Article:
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Tuesday, 23 December 2014


Directed by: Samuel Bayer
Written by: Wesley Strick, Eric Heisserer
Starring: Jackie Earle Haley, Rooney Mara, Kyle Gallner
Music by: Steve Jablonsky
Release date: April 30, 2010

Personally, I've never had an issue with the idea of a Nightmare on Elm Street remake. Yes, the original is great and all, but after seven instalments plus one crossover, the quality of the series had plummeted and Freddy had become a victim of his own popularity. In almost every new addition the scares were sparse, the comedy had been amped up to 11, and everything had descended into self-parody. As a fan of the series, a darker, less campy and more contemporary reimagining that would wash away the putrid taste of the original series' shortcomings sounded like music to my ears. But needless to say I had my concerns when I discovered that Platinum Dunes were serving as producers. For those of you who don't know, Platinum Dunes is owned by Transformers director Michael Bay, who has a God-given talent of destroying everything he touches, and unfortunately he usually touches beloved franchises. The company has never put out a single well-received movie, and best of all, it specialises in horror remakes. Could A Nightmare on Elm Street possibly be the one to break the chain, or is this the latest in a long uninspired line?

Nightmare's basic plot is that there's a group of teenagers being haunted in their dreams by a man with knives for fingers and a love for hats and green-and-red striped jumpers. You die in the dream, you die in reality. Teenagers have to find a way to stop Freddy before he kills them all. Etc, etc. You've probably heard it before.

In fact, that's the biggest problem here. This movie doesn't even attempt to make something new, and instead of a reimagining, we have a soulless, run-of-the-mill, literal remake. Even if the opening scene is fairly effective, almost everything here has already been done better in the original. Iconic moments have been lazily duplicated and/or ruined (the scene featuring Freddy trying to burst through Nancy's bedroom wall is overdone to extremely weak effect), there are many repeats or rewordings of memorable lines from previous Elm Street outings, and the plot is almost the exact same story. For a supposed horror movie, there's also a severe lack of actual horror. Most of the attempted frights are done through "ooga-booga" jump scares with amped-up audio, and it lacks the tension of Craven's original.

This movie marks director Samuel Bayer's (Michael Bay's cousin, perhaps?) feature-film debut, having previously worked exclusively on music videos. A lot of it looks good visually, and there's a scene in a pharmacy that repeatedly intercuts between dream and reality that's quite effective. However, most of the direction is blunt and scatterbrained, and Bayer's lack of experience when it comes to feature-filmmaking is apparent in many shots that have no regard for characters, pacing or storytelling. Instead of toying with the audience's perceptions of what is and isn't real, here it's usually easy to tell which is which (often thanks to a change in lighting that represents the transition). The characters are constantly confused, but you aren't.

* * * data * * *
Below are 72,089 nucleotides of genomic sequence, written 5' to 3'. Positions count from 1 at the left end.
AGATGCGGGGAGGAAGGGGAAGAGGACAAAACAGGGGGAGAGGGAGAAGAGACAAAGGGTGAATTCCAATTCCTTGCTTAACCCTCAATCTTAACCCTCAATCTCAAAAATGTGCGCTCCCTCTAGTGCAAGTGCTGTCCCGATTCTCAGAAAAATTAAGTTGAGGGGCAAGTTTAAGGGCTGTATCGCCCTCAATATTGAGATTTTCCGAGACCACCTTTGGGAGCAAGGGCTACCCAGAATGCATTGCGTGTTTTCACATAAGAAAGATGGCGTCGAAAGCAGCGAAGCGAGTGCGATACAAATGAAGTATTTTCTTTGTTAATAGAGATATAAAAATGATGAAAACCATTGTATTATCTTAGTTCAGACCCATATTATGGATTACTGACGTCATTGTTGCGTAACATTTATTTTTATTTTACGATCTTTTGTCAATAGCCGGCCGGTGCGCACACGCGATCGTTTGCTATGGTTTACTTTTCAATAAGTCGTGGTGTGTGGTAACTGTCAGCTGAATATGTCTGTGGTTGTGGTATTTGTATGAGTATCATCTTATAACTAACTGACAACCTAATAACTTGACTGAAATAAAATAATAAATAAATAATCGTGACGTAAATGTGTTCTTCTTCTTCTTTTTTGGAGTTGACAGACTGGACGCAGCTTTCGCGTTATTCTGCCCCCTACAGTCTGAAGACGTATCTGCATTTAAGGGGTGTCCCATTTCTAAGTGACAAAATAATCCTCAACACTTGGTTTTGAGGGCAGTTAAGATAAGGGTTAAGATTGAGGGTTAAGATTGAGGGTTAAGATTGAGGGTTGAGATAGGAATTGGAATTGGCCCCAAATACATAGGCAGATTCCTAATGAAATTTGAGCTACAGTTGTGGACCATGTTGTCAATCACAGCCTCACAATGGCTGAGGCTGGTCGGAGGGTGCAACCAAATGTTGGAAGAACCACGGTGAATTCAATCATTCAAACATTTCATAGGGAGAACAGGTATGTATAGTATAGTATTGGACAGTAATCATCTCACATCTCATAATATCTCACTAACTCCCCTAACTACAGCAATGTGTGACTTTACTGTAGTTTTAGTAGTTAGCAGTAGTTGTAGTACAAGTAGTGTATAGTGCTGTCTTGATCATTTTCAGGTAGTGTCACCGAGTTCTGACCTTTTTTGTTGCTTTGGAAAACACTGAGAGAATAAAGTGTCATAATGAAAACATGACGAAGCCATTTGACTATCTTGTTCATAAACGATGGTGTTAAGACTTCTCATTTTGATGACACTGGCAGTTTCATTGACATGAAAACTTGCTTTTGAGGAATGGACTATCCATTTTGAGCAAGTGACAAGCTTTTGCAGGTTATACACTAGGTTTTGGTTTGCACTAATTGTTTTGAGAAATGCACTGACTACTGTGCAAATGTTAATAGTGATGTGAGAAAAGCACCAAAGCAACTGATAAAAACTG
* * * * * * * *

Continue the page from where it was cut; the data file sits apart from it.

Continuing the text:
Of course we have to address the elephant in the room, Freddy Krueger himself. Getting a versatile and talented actor like Jackie Earle Haley who looks just as creepy without makeup as he does under it is an inspired choice. But here, he's just... OK. He's a bit more detestable than before, which is evident as he decides to lick Nancy up the neck and let out a repulsive chuckle, and he's more believable as a serial killer. He even has a little habit of rubbing his finger-knives together, like he's itching to get you. Yet despite Haley's relative malevolence and a couple of choice lines (which are unusual to hear as the majority of the dialogue is stilted), he feels a bit bland and doesn't really have much of a presence. Haley is easily capable of making this role his own, but the material annoyingly refuses to give him the full opportunity. The makeup doesn't help either: the choice to make Freddy look more like an actual burn victim is a good one, but something about the execution is slightly off and makes him look like an alien or something. The picture below is one of the more flattering ones in comparison.

We also get a little bit of an origin story for Freddy this time around, and find out that here he's not only a serial killer, but a physical and sexual abuser of children, as we see when a young Nancy is shown to have claw-shaped scratches on her back. When the parents of the children find out what he's been doing, they hunt him down and burn him alive. As a bit of background for the character it's fine and it does make him just a tad creepier/more hateable, but the fear of the unknown is more powerful than any backstory. Thankfully, his ability to infiltrate people's dreams is never explained. 

Rooney Mara and Kyle Gallner play Nancy and Quentin respectively, and are really the only protagonists worth any mention here as the rest either have limited screentime or eventually die gruesome deaths. They're both great actors and Quentin is probably the most likeable character of them all, even if that isn't saying too much. But Nancy spends most of her time screaming, falling asleep and looking bored, and Nightmare's script not only stunts Haley's performance, but Mara's as well.

Some unfamiliar with the original may find some slight enjoyment out of it, but the Nightmare on Elm Street remake is dull and pointless. If you're unfamiliar with the franchise and choose to give it a go, you have two options: 1) a dated but infinitely better movie, or 2) a lackluster but more fashionable imitation. The choice is yours, but if you go with the latter, pray you don't fall asleep.